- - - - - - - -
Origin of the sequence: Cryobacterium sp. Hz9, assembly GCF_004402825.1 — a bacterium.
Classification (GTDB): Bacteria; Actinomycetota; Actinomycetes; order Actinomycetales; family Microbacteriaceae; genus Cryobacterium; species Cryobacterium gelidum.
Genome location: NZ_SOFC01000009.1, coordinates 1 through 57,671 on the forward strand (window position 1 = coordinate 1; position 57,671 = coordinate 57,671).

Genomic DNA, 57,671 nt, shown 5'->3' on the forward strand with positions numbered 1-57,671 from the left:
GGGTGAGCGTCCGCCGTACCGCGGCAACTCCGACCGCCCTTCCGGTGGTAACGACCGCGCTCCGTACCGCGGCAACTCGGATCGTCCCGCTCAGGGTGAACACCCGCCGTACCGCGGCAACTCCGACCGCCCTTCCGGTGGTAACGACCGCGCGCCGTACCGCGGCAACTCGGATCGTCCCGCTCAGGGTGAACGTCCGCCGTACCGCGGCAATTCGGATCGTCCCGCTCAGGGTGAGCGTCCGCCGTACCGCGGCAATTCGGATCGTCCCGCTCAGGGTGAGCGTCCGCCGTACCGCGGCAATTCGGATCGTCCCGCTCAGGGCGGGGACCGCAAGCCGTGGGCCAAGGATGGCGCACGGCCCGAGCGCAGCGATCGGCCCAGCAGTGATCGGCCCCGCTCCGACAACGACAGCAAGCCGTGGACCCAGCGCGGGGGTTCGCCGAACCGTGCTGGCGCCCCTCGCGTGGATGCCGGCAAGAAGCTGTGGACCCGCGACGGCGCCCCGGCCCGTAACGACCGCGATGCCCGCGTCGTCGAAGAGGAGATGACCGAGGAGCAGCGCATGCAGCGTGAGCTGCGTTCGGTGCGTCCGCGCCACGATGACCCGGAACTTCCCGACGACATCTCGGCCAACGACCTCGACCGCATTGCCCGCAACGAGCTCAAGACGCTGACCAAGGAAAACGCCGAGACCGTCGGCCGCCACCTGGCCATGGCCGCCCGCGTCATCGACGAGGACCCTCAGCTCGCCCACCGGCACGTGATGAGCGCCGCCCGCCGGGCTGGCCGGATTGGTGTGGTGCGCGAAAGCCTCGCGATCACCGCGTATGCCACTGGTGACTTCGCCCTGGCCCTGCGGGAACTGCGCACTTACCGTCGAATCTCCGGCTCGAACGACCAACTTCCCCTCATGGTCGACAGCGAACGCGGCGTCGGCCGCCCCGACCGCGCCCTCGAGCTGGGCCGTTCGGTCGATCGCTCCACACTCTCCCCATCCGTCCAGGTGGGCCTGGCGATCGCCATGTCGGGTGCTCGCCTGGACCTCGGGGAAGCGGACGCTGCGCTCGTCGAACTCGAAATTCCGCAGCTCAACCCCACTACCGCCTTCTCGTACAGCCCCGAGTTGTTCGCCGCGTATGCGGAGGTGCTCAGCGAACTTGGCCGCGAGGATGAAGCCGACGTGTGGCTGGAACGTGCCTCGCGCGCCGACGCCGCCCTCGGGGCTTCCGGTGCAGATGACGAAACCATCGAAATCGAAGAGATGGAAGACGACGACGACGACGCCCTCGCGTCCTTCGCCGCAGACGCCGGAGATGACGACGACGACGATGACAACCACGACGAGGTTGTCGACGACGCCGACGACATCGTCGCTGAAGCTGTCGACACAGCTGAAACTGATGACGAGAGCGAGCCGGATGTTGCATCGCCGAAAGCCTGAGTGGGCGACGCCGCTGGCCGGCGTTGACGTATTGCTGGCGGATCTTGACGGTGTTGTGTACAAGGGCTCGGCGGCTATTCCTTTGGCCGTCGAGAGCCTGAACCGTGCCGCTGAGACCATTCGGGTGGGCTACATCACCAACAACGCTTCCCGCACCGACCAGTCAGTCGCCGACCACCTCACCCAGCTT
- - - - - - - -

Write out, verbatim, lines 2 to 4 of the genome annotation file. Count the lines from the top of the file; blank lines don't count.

Classification (GTDB): Bacteria; Actinomycetota; Actinomycetes; order Actinomycetales; family Microbacteriaceae; genus Cryobacterium; species Cryobacterium gelidum.
Genome location: NZ_SOFC01000009.1, coordinates 1 through 57,671 on the forward strand (window position 1 = coordinate 1; position 57,671 = coordinate 57,671).

Genomic DNA, 57,671 nt, shown 5'->3' on the forward strand with positions numbered 1-57,671 from the left: